Research:  The history of the UK charity the Pilgrim Trust from 1930-1960 and its efforts to come to the “rescue of the things that mattered in our country” as a self-defined “salvage corps”. Overview: Talking on both Kayla’s Master’s experience as well as her role now with University Relations and how her graduate experience helped her with this job.

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Branaavan Sivarajah , PhD student in Biology, supervised by Dr John Smol. Talks about the Symposium

Lila Colston-Nepali , MSc student in Biology, supervised by Dr Vicki Frieisen. Research topic – Using genomic tools to answer conservation questions in an arctic seabird, the Northern Fulmar Jacqueline Hung , PhD student in Geography, supervised by Dr Neal Scott and Dr Paul Treitz. Research topic – Seasonal controls on terrestrial carbon and nutrient cycling in the Canadian High Arctic. Overview: Part 2 of the Northern Research Symposium, the graduate students assisting in the program and how their research is related to the North.  For more information go to the Symposium website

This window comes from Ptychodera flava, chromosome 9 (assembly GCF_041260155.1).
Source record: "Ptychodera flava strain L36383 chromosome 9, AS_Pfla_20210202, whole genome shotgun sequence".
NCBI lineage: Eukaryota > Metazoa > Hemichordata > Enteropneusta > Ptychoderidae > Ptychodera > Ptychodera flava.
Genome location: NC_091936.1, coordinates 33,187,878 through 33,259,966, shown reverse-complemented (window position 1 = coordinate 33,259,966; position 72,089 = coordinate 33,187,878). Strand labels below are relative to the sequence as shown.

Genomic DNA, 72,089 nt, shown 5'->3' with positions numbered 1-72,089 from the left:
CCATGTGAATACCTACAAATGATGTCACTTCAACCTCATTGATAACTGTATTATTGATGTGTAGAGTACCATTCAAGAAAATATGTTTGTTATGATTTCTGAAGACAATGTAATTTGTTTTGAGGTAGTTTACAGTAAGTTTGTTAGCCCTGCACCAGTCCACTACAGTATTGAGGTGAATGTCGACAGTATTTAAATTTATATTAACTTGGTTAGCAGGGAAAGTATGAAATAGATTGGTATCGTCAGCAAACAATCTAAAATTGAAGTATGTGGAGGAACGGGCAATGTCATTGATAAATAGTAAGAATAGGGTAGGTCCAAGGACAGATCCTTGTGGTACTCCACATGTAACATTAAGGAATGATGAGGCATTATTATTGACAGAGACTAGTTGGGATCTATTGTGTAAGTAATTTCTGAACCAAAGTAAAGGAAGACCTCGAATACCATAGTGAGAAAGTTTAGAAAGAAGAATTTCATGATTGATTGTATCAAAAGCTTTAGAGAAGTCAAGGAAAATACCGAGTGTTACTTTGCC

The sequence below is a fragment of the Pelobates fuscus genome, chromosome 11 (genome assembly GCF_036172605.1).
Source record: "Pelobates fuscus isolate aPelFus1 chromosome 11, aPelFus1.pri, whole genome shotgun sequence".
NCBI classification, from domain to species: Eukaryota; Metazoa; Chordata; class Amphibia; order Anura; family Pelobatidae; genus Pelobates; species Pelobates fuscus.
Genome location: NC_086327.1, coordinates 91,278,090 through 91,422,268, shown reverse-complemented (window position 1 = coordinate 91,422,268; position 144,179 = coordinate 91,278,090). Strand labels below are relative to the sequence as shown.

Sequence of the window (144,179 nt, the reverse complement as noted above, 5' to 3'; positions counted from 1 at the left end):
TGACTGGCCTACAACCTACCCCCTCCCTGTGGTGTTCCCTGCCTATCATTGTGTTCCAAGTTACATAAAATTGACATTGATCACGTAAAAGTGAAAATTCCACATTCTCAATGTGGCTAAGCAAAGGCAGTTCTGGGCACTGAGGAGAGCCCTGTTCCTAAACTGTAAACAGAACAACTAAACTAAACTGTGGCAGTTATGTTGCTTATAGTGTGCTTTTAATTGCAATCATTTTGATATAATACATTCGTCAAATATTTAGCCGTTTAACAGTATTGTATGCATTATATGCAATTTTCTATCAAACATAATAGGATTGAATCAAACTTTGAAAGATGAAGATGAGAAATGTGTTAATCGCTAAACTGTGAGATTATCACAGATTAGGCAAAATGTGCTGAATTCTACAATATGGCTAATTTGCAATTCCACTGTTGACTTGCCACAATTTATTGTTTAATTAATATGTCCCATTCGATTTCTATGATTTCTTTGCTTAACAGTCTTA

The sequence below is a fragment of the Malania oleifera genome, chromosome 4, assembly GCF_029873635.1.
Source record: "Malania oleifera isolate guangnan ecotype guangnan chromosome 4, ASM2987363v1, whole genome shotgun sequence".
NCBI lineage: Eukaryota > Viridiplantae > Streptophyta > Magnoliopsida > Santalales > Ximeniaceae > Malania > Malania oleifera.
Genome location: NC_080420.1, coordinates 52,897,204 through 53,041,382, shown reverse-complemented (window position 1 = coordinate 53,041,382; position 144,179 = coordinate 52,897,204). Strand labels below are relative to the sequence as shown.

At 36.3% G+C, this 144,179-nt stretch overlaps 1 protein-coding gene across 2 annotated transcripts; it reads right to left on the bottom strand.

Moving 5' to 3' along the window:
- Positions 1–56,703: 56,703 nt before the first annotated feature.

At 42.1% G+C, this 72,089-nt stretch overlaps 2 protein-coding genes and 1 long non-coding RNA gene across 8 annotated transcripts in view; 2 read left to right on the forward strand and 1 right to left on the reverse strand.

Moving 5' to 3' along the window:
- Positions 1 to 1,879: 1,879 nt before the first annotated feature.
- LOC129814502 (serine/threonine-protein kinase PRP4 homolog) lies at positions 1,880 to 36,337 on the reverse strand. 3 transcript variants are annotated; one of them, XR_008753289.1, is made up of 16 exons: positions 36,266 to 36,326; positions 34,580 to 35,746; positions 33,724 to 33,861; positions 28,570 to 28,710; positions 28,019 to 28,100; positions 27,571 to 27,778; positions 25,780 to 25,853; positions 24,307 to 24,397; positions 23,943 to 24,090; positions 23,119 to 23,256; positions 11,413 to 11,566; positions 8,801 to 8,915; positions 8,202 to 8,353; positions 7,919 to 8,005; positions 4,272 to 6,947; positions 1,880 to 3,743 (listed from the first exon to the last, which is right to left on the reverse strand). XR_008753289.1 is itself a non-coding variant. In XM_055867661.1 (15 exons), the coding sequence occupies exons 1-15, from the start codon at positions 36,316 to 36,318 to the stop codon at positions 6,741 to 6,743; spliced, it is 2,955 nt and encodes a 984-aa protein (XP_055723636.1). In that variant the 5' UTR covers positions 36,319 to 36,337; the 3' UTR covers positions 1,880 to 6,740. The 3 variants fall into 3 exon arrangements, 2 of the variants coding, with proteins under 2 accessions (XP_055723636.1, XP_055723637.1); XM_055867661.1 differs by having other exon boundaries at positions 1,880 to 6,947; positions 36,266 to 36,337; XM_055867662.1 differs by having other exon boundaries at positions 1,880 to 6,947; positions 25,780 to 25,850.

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Branaavan Sivarajah , PhD student in Biology, supervised by Dr John Smol. Talks about the Symposium

Greg Robson , MSc student in Geography, supervised by Dr Paul Treitz and Dr Scott Lamoureux. Research topic – Risk assessment of permafrost disturbances via differential interferometric synthetic aperture radar (DinSAR) Dana Stephenson , MSc student in Geography, supervised by Dr Laura Thomson. Research topic – Glaciology, glacier dynamics. Overview: An introduction to the Northern Research Symposium, the graduate students assisting in the program and how their research is related to the North.  For more information go to the Symposium website